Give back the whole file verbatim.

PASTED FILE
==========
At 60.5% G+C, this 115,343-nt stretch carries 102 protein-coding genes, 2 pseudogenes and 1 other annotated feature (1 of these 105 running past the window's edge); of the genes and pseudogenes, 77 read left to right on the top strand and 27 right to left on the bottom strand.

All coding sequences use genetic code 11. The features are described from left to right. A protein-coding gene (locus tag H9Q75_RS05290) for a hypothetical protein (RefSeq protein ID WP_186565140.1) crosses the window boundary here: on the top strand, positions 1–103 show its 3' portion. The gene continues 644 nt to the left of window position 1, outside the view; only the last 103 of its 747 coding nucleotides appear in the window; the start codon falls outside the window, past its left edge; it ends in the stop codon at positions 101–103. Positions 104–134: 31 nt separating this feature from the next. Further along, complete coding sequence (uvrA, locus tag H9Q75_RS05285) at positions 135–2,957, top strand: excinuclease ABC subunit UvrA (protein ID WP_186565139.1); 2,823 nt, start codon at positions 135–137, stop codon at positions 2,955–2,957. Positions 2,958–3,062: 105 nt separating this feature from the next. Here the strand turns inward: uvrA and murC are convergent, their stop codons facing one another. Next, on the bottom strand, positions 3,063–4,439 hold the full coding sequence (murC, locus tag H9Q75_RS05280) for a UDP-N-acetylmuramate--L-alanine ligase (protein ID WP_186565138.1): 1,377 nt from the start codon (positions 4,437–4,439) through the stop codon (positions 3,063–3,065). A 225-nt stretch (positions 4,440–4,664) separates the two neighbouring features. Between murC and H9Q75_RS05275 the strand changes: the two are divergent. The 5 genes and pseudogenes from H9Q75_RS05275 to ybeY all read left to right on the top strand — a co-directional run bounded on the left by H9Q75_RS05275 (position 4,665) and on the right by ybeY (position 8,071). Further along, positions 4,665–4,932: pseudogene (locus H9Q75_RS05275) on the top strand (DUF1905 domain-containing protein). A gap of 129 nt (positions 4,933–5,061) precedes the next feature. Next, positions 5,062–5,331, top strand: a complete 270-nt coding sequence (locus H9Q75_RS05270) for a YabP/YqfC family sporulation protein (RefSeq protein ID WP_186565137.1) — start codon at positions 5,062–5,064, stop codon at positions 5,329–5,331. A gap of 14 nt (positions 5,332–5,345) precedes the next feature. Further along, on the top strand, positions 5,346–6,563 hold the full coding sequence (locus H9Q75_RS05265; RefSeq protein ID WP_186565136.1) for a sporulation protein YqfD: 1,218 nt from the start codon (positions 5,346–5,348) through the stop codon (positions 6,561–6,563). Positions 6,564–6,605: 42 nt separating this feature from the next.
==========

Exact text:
At 60.5% G+C, this 115,343-nt stretch carries 102 protein-coding genes, 2 pseudogenes and 1 other annotated feature (1 of these 105 running past the window's edge); of the genes and pseudogenes, 77 read left to right on the top strand and 27 right to left on the bottom strand.

All coding sequences use genetic code 11. The features are described from left to right. A protein-coding gene (locus tag H9Q75_RS05290) for a hypothetical protein (RefSeq protein ID WP_186565140.1) crosses the window boundary here: on the top strand, positions 1–103 show its 3' portion. The gene continues 644 nt to the left of window position 1, outside the view; only the last 103 of its 747 coding nucleotides appear in the window; the start codon falls outside the window, past its left edge; it ends in the stop codon at positions 101–103. Positions 104–134: 31 nt separating this feature from the next. Further along, complete coding sequence (uvrA, locus tag H9Q75_RS05285) at positions 135–2,957, top strand: excinuclease ABC subunit UvrA (protein ID WP_186565139.1); 2,823 nt, start codon at positions 135–137, stop codon at positions 2,955–2,957. Positions 2,958–3,062: 105 nt separating this feature from the next. Here the strand turns inward: uvrA and murC are convergent, their stop codons facing one another. Next, on the bottom strand, positions 3,063–4,439 hold the full coding sequence (murC, locus tag H9Q75_RS05280) for a UDP-N-acetylmuramate--L-alanine ligase (protein ID WP_186565138.1): 1,377 nt from the start codon (positions 4,437–4,439) through the stop codon (positions 3,063–3,065). A 225-nt stretch (positions 4,440–4,664) separates the two neighbouring features. Between murC and H9Q75_RS05275 the strand changes: the two are divergent. The 5 genes and pseudogenes from H9Q75_RS05275 to ybeY all read left to right on the top strand — a co-directional run bounded on the left by H9Q75_RS05275 (position 4,665) and on the right by ybeY (position 8,071). Further along, positions 4,665–4,932: pseudogene (locus H9Q75_RS05275) on the top strand (DUF1905 domain-containing protein). A gap of 129 nt (positions 4,933–5,061) precedes the next feature. Next, positions 5,062–5,331, top strand: a complete 270-nt coding sequence (locus H9Q75_RS05270) for a YabP/YqfC family sporulation protein (RefSeq protein ID WP_186565137.1) — start codon at positions 5,062–5,064, stop codon at positions 5,329–5,331. A gap of 14 nt (positions 5,332–5,345) precedes the next feature. Further along, on the top strand, positions 5,346–6,563 hold the full coding sequence (locus H9Q75_RS05265; RefSeq protein ID WP_186565136.1) for a sporulation protein YqfD: 1,218 nt from the start codon (positions 5,346–5,348) through the stop codon (positions 6,561–6,563). Positions 6,564–6,605: 42 nt separating this feature from the next.